Miravue supports new sunscreen regulations

The US regulator Food and Drug Administration has announced new rules for sunscreen labels. Under these new rules sunscreens  will carry a "broad spectrum" label to show they offer some protection against ultraviolet A radiation (UVA ) as well as ultraviolet B (UVB) radiation .

Though the US administration is taking steps to rectify the situation, it remains unclear in the UK, where  sunscreen bottles only show Sun Protection Factor (SPF), which only blocks UVB rays.

There are two types of ultraviolet (UV) light that could harm our skin — UVA and UVB. A broad-spectrum, or full-spectrum, sunscreen is designed to protect us from both. 

UVA rays can penetrate deeply into our skin and suppress our immune system. This increases the risk of wrinkling and age spots. UVB rays can burn our skin. Too much exposure to both UVA and UVB rays raises the risk of skin tumours, including a form of cancer called squamous cell carcinoma. The best sunscreens, now prescribed by the FDA, would offer protection from all UV light. 

New FDA guidelines

The new FDA guidelines are designed to remove confusion among consumers  and will set clear guidelines for the product manufacturers.  Here is the summary of new guidelines::

  • Only sunscreens that protect against both ultraviolet B (UVB) and ultraviolet A (UVA) light could be labeled "broad spectrum," which means they provide the best protection against skin cancer.
  • Sunscreens that don't have SPF of at least 15 would have to have big warning labels that say they don't protect against skin cancer or "premature skin aging."
  • Terms like "sunblock," "waterproof" and "sweat-proof" would be banned. Sunscreens would be permitted to claim that they are "water-resistant" but would have to specify how long they work — either 40 or 80 minutes.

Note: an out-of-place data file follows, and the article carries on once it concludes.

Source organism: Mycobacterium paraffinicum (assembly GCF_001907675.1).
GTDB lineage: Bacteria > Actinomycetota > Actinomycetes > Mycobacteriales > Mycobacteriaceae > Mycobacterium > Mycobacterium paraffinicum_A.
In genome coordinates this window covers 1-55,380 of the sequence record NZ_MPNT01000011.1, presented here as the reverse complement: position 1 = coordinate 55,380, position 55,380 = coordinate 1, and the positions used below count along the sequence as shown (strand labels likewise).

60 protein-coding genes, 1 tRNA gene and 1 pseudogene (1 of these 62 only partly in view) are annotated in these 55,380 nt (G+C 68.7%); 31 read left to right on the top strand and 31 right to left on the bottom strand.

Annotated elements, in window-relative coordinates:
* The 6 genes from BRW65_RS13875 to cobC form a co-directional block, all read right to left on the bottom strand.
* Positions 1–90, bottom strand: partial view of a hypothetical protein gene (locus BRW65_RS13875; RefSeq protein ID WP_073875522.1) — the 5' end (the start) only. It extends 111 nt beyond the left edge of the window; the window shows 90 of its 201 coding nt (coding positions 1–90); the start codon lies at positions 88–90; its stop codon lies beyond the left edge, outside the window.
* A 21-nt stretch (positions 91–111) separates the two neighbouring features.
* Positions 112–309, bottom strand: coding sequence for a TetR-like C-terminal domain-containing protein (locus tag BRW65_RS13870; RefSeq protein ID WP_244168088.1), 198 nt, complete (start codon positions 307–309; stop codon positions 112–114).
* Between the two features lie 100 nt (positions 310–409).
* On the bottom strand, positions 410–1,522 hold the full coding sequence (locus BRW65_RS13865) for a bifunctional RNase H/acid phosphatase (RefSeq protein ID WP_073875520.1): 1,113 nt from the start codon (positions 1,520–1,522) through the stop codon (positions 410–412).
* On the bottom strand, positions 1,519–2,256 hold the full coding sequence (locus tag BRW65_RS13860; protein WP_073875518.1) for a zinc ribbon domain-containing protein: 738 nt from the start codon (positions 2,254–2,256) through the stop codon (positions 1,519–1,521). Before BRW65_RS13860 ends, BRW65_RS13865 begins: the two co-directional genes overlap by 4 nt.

While announcing these changes last year in June Janet Woodcock, MD, director of the FDA center for drug evaluation, said at a news conference. "This will allow people to make better decisions and better protect themselves from sun-induced damage."

These rules were to became effective from June 2012, when all over-the-counter and sold without a prescription sunscreen products were to be labelled as “Broad Spectrum. But looking at the possibility of a shortage of sunscreen in the initial months, FDA has extended the compliance dates for testing and labelling until Dec. 17, 2012 for most over-the-counter sunscreen products. 

The situation in the UK

A recent study by Nuffield Health has found that half of the British public do not believe they are at risk of skin cancer, with over a third saying they did not know how to identify the symptoms. 

Although everyone has heard the warnings about the link between sunburn and skin cancer, a third of people admit to getting burnt at least once a year and, even more shockingly, nearly a quarter of parents let their children get sun-burnt at least once a year. This is particularly worrying as most skin damage from UV exposure occurs before the age of twenty and can take up to thirty years to manifest.

Perhaps because the British climate is mainly cloudy and rainy, people here seem to be are more complacent than elsewhere. However the NHS advises people to wear sunscreen every day, and reapply regularly, regardless of the weather or season.

At Miravue all of our sunscreens are broad spectrum and block both types of UV and we also support new labelling rules.

We recommend a sunscreen factor of 30. And remember everyone can get sun-burnt, whether fair skinned or dark. 

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